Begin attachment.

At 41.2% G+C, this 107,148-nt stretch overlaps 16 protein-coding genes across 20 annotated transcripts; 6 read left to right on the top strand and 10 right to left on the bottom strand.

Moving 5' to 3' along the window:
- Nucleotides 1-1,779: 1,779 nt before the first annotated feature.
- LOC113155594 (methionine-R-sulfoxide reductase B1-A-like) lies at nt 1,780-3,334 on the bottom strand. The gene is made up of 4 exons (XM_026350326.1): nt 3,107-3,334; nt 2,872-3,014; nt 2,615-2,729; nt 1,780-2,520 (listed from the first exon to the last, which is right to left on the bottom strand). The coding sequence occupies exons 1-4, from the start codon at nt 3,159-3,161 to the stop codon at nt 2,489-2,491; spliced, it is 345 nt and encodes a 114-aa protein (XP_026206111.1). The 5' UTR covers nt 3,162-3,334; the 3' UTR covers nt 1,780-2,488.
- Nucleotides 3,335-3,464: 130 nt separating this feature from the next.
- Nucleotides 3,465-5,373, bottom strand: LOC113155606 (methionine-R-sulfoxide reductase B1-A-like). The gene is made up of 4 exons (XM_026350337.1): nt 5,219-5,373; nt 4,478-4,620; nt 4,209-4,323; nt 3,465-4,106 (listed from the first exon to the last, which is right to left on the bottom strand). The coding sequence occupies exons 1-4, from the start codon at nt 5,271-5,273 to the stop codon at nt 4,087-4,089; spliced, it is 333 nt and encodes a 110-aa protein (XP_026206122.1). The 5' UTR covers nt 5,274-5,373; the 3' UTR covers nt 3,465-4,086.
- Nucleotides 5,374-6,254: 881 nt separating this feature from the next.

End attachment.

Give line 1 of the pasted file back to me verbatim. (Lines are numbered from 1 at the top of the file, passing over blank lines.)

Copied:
At 41.2% G+C, this 107,148-nt stretch overlaps 16 protein-coding genes across 20 annotated transcripts; 6 read left to right on the top strand and 10 right to left on the bottom strand.